USB Ransomware Attacks: The temptation of finding USB drives and IoT devices

29-03-2022 | By Robin Mitchell

In the US, the FBI has issued a warning to those who may be tempted to insert lost USB drives into their devices of possible cyberattacks, including ransomware. What challenges are posed by dangerous USB devices, is there a way to safely open such devices, and how could resold IoT devices also perform similar actions?


What challenges do rouge USB devices present?


As technological improvements in electronics continue, the price per MB of storage falls. This fall in price reflects in one or two ways, a cheaper USB drive or a USB drive with more capacity. Chances are most people have a USB drive in their possession, and they are very easy to lose compared to older mediums of storage, including portable hard drives, floppy disks, and CDs. It is not uncommon to find misplaced USB drives in libraries, cafes, or even on the street.

While it may be tempting to take one and view the drive’s contents, only those who have expertise in security practices should do so in a controlled environment, as there is a chance that the drive was purposely left to infect an unsuspecting user with malware. Such malware could be purely destructive by wiping user files, a trojan horse and installing backdoors, or worse, ransomware whereby the users’ files are encrypted with a one-off payment being the only way to retrieve the files.

This kind of attack is becoming increasingly popular due to the many misconceptions about malware and how it gets onto computers. One such myth is that malware is sent by email through links, and thus a user is safe so long as they do not click any links. Another myth would be that malware comes in the form of executable code, and thus by not running any files on a USB drive, no harm can be done.

However, the truth behind the malware is that it can be loaded onto systems in a huge number of ways, whether it is exploiting a weakness in a firewall, taking advantage of embedded scripts, or even bugs in an OS that allow remote code execution. In the case of viewing the contents of a USB drive, attackers may even rename files and icons to look like documents or text files but are instead executable files that, once launched, can deliver their payload.

This is particularly troublesome for large corporations whereby unsuspecting employees infect an office machine that can then go on to infect the entire internal network. In light of such attacks, it is becoming more common for IT staff to disable USB functionality on machines with the exception of a list of specific devices.


Is there a way to safely open such devices?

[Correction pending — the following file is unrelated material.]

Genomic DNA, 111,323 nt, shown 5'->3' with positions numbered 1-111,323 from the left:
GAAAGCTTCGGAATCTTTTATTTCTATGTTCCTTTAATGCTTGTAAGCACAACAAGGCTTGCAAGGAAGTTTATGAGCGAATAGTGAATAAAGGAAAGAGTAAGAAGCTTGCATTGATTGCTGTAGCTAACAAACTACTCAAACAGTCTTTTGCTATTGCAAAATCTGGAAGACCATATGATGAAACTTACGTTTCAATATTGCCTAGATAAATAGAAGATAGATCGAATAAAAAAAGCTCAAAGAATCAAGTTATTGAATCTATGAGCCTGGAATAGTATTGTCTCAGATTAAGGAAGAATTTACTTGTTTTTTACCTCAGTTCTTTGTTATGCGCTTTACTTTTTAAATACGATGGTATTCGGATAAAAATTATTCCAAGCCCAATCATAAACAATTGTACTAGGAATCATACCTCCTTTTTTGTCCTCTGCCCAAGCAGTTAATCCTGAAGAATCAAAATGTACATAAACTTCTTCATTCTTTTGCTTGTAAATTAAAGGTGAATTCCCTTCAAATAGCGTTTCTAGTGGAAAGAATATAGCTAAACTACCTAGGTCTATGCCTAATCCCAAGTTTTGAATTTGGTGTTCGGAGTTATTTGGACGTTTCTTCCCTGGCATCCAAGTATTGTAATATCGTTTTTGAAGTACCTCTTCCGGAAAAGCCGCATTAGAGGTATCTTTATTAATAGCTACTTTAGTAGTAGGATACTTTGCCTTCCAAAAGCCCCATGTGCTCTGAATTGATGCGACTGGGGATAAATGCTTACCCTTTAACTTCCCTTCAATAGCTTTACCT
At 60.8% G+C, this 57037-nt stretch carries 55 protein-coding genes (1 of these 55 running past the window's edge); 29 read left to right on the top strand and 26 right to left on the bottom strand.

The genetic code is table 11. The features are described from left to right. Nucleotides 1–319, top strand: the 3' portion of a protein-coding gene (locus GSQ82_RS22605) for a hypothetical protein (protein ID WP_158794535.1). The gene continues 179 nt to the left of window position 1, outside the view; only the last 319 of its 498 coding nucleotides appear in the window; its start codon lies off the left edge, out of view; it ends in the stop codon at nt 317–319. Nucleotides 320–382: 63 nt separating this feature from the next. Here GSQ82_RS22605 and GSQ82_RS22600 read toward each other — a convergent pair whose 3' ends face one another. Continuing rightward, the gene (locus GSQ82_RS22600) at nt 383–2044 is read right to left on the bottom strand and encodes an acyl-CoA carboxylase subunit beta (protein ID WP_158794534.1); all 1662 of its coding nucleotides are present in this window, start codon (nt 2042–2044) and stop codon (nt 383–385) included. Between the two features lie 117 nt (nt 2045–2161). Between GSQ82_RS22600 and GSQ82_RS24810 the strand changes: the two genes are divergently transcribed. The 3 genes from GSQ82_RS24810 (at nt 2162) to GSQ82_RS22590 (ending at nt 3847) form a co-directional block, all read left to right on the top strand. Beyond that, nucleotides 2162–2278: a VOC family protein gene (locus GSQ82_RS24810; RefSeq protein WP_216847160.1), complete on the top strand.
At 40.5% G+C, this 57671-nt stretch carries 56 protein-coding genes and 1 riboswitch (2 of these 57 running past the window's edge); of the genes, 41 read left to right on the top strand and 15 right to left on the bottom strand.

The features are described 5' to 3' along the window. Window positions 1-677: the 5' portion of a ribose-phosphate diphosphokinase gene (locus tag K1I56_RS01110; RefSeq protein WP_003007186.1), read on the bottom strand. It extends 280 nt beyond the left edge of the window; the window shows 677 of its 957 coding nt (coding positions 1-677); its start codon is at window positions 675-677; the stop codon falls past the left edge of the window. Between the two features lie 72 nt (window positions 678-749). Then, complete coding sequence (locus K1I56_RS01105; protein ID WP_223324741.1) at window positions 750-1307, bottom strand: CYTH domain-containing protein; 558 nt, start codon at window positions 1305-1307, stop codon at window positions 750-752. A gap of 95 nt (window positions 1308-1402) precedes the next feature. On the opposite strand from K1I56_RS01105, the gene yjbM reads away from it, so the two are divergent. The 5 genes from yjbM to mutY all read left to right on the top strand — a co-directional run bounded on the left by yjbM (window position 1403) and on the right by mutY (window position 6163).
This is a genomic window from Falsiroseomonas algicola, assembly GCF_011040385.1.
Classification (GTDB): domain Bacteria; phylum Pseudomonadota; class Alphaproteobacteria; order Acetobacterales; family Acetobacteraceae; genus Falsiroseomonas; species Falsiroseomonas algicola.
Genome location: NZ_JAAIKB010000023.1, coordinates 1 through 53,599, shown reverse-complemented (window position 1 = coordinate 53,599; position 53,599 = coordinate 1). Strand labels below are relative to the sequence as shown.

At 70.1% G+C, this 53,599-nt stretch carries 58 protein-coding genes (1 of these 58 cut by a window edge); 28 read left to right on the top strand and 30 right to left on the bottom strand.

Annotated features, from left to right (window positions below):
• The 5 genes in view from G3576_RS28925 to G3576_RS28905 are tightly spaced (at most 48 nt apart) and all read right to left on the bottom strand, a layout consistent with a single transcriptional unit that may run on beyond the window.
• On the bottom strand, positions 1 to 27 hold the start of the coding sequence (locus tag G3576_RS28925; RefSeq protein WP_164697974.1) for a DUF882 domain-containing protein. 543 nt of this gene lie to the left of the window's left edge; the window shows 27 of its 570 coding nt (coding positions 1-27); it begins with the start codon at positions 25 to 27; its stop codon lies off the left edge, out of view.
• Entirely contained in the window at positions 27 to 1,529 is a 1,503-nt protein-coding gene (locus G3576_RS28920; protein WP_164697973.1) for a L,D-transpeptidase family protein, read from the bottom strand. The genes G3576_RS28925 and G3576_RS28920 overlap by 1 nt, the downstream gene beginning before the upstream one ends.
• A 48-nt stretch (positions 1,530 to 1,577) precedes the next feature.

This is a difficult question to answer as it is highly dependent on the type of attack that a USB drive will do. For example, some USB drives will have executable files that look like word documents, while other more sinister drives will integrate microcontrollers and instead behave as a USB keyboard that can instantly open a terminal and enter commands.

However, we can take measures to protect ourselves while exploring the contents of an unknown USB device. To start, we can assume that any malware on the device would likely be targeted at a Windows machine as they are the most common. As such, the first measure we can take is to view the contents of the USB drive on a Linux system.

The second measure to take is that whatever system is being used to view the contents of the drive must not have a network connection whatsoever. Malware often targets network connections to spread across systems, infect server files, and receive commands remotely.

The final measure to take for those who are particularly paranoid is to open the UBS drive itself to see if there are any additional ICs other than the flash memory. Additional ICs could be indicative of microcontrollers with keyboard capabilities that can launch scripts. Even after all of this, extreme caution must be taken should the drive be used in any other machine that has network capabilities, remote control capabilities, or valuable files.


How can re-sold IoT devices present challenges?


It is not just “lost” USB drives that can present challenges to cybersecurity; even second-hand IoT devices could be a point of attack for cybercriminals. The ongoing semiconductor shortage combined with the rising pressure on consumers to upgrade to newer technologies will see customers looking towards second-hand IoT devices.

But these devices could easily be reprogrammed with malicious firmware that can perform cyberattacks once connected to a user’s home network. Furthermore, their network connection would easily allow for remote attacks and accept remote commands that allow a hacker to view an internal network.

This introduces a new challenge to the world of cybersecurity as the integrity of firmware on IoT devices is not exactly easy to do, especially if the firmware was made by a hacker from the ground up. For example, the ESP32 is a very common device that is found in a whole range of products, and its widespread availability makes it an easy target.

Overall, the industry needs to start thinking about ways of preventing devices from being reprogrammed so that they cannot be used as trojans when their ownership changes hands.



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By Robin Mitchell

Robin Mitchell is an electronic engineer who has been involved in electronics since the age of 13. After completing a BEng at the University of Warwick, Robin moved into the field of online content creation developing articles, news pieces, and projects aimed at professionals and makers alike. Currently, Robin runs a small electronics business, MitchElectronics, which produces educational kits and resources.